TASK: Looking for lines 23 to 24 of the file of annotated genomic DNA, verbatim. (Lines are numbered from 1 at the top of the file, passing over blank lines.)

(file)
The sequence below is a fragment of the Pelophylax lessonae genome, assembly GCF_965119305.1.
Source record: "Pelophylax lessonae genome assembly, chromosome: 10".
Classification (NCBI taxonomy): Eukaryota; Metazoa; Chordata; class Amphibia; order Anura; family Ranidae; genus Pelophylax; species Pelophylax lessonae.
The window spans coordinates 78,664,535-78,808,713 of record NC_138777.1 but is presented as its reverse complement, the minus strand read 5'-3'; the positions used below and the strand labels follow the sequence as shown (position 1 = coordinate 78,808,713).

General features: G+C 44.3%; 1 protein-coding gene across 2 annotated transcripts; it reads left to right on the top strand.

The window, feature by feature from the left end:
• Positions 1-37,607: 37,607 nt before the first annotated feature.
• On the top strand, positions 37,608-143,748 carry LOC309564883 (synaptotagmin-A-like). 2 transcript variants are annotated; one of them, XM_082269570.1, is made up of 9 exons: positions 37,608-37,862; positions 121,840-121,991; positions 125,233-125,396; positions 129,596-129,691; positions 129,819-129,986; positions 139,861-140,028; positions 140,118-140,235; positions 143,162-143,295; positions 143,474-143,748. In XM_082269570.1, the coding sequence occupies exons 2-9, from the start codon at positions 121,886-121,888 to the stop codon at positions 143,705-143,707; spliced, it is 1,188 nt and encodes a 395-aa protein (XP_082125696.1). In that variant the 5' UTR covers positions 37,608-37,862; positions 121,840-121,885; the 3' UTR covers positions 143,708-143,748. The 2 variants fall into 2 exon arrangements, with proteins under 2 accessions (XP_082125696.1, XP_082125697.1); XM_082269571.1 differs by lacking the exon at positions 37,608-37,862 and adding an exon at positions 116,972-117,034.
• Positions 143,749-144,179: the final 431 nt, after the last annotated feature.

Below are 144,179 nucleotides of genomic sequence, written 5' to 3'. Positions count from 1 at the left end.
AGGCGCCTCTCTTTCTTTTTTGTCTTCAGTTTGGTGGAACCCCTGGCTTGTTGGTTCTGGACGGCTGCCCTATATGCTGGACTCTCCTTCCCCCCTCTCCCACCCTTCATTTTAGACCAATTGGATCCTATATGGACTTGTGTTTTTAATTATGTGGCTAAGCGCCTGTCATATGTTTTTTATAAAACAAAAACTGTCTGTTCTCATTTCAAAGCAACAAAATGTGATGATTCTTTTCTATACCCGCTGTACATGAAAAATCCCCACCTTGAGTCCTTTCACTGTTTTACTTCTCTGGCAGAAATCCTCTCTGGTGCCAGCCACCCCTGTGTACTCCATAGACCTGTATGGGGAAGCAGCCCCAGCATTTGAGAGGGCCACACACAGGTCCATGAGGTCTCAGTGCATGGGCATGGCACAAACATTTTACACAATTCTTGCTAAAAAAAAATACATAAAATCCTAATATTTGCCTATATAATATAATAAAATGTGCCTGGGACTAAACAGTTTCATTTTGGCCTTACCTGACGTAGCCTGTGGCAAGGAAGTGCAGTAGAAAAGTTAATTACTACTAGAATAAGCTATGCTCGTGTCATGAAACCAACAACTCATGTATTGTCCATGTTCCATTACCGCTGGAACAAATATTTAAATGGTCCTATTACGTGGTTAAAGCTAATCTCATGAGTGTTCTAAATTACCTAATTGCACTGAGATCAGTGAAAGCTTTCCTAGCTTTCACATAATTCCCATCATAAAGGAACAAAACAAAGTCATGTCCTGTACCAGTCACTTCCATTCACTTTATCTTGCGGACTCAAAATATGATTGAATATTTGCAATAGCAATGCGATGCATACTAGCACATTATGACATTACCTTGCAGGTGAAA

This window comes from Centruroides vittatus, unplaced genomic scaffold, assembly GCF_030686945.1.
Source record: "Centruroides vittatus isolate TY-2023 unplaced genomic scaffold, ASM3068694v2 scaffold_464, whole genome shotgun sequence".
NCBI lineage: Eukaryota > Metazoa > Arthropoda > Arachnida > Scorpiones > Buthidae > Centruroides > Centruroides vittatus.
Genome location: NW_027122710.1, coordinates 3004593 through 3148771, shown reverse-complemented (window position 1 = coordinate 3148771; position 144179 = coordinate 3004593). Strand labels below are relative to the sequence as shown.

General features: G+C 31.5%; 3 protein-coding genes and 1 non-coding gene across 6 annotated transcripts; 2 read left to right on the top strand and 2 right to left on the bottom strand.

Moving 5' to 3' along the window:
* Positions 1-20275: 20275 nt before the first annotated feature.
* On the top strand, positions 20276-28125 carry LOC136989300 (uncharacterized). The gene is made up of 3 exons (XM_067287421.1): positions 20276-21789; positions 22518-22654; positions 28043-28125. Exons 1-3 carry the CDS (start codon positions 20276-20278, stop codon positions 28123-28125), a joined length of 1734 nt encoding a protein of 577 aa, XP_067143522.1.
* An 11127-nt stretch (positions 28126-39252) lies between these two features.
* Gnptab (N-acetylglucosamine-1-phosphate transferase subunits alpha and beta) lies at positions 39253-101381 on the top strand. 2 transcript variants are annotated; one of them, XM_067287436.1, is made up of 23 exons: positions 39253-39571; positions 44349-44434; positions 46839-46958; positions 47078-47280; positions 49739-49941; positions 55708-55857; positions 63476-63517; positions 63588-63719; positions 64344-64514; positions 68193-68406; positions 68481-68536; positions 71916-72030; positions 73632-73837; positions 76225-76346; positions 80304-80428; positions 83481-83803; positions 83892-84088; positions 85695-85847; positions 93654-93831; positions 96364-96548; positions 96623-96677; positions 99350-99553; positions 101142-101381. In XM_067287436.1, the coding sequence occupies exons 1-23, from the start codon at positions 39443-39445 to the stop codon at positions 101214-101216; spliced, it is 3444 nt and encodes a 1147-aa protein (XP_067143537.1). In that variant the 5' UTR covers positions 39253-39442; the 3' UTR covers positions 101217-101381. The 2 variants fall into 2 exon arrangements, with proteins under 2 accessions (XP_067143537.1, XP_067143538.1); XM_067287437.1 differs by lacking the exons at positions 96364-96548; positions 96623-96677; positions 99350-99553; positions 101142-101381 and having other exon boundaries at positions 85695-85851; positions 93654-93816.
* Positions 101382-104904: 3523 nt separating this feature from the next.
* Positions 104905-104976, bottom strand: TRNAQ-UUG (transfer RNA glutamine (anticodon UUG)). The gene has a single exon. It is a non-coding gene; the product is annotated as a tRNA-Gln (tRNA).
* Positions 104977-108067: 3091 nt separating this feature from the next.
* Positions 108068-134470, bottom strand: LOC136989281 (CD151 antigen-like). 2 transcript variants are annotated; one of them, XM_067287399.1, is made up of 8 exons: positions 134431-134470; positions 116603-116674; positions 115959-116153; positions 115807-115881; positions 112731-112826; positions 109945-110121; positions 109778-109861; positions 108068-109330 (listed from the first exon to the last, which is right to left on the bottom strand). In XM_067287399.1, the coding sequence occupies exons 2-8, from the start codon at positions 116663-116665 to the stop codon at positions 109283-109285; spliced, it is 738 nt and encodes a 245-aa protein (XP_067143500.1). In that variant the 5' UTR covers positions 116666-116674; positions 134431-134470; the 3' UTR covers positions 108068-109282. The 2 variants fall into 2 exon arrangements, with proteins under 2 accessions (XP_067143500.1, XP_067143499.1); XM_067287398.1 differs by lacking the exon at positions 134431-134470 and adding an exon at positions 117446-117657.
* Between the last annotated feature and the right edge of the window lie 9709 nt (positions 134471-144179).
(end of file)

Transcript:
* Positions 104905-104976, bottom strand: TRNAQ-UUG (transfer RNA glutamine (anticodon UUG)). The gene has a single exon. It is a non-coding gene; the product is annotated as a tRNA-Gln (tRNA).
* Positions 104977-108067: 3091 nt separating this feature from the next.